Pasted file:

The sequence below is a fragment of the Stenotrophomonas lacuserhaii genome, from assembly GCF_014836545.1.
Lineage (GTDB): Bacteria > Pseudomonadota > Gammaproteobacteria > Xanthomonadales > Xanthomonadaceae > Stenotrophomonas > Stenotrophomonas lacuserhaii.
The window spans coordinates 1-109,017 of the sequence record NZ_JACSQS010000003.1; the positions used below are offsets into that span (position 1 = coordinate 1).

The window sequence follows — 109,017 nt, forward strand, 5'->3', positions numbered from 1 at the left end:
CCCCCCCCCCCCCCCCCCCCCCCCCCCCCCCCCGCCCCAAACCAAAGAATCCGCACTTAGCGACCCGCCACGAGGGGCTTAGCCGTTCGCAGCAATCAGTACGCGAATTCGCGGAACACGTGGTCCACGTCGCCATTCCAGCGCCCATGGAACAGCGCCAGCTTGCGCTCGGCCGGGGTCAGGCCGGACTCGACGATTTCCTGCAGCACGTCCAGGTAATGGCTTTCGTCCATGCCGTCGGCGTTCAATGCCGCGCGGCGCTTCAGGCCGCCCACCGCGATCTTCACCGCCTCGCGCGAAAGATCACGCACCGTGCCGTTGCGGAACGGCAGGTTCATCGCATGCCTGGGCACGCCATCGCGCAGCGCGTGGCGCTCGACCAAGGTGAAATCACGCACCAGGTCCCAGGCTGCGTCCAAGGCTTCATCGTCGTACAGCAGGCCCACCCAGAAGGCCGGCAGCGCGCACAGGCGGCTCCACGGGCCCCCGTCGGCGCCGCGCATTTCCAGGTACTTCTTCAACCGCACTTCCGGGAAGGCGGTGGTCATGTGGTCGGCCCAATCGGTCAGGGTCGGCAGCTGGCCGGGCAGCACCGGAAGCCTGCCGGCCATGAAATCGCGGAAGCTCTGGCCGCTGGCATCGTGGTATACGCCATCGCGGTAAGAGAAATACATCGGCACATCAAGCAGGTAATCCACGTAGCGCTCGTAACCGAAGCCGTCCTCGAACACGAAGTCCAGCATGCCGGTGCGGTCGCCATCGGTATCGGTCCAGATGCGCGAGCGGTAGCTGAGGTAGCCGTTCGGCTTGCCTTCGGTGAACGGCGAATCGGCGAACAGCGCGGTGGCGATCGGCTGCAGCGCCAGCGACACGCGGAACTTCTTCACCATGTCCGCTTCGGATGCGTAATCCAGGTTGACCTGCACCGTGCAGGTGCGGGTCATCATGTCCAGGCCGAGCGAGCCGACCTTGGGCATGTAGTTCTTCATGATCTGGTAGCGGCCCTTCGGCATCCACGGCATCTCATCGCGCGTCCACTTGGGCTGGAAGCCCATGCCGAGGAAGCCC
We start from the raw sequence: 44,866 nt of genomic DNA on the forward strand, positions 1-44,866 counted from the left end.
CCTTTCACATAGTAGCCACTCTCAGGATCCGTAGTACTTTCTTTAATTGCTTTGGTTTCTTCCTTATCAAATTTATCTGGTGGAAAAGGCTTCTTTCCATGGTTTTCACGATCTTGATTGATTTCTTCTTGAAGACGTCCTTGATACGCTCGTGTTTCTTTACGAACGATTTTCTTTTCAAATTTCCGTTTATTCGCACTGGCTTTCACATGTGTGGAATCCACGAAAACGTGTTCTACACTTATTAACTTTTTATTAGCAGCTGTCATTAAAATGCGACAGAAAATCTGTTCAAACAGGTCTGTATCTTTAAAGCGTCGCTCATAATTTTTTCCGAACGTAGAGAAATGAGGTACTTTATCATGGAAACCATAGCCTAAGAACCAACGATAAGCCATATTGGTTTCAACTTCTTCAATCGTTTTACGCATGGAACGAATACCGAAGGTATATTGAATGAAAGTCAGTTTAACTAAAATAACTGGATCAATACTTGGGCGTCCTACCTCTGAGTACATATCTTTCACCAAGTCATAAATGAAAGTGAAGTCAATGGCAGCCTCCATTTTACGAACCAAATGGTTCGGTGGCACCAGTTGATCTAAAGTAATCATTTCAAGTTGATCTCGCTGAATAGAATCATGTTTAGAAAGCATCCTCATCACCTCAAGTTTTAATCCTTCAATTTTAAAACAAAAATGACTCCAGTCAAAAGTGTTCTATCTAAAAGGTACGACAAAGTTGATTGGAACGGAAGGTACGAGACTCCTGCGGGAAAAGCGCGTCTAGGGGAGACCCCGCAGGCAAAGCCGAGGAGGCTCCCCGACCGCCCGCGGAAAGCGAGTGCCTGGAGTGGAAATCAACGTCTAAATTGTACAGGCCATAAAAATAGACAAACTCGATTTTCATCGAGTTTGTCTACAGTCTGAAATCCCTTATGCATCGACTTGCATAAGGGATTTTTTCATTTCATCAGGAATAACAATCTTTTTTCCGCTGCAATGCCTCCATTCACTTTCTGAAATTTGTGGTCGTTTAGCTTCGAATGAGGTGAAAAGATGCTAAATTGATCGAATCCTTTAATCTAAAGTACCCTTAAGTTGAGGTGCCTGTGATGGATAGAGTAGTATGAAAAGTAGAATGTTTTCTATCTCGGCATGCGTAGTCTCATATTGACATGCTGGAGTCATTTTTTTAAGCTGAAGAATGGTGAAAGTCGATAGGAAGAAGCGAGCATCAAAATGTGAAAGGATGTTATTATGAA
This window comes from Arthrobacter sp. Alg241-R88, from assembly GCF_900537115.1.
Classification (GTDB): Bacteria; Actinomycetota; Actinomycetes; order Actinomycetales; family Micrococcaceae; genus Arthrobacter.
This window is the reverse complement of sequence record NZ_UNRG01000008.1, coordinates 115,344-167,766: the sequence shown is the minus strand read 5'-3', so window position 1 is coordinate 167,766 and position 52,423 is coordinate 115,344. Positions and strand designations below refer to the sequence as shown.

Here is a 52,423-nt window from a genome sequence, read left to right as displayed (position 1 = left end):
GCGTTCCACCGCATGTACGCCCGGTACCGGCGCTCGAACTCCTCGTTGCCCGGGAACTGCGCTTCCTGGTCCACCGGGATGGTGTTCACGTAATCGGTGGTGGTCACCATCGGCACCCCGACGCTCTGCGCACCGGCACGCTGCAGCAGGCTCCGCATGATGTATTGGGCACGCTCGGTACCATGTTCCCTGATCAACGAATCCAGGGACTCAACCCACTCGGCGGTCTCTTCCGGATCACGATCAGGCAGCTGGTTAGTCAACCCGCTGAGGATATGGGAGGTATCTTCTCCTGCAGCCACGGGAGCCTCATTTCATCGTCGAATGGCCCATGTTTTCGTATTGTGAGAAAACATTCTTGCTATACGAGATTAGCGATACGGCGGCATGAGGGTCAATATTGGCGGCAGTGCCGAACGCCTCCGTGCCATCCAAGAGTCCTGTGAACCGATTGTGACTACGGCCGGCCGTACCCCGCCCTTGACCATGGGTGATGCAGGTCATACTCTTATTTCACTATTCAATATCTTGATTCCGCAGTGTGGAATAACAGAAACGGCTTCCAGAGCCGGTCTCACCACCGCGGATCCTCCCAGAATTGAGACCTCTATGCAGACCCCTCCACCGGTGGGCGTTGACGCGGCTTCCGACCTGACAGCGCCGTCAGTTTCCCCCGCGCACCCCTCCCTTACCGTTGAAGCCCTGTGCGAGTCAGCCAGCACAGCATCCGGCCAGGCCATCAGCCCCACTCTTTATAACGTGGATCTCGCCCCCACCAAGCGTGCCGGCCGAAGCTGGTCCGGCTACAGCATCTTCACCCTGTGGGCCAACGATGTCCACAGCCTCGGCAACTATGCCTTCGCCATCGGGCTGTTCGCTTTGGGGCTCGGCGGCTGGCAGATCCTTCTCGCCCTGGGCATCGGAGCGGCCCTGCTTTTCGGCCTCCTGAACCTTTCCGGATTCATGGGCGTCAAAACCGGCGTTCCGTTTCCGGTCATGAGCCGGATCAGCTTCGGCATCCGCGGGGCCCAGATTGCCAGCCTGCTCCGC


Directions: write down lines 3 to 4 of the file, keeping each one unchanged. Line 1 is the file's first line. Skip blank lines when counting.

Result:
The window spans coordinates 1-109,017 of the sequence record NZ_JACSQS010000003.1; the positions used below are offsets into that span (position 1 = coordinate 1).

The window sequence follows — 109,017 nt, forward strand, 5'->3', positions numbered from 1 at the left end: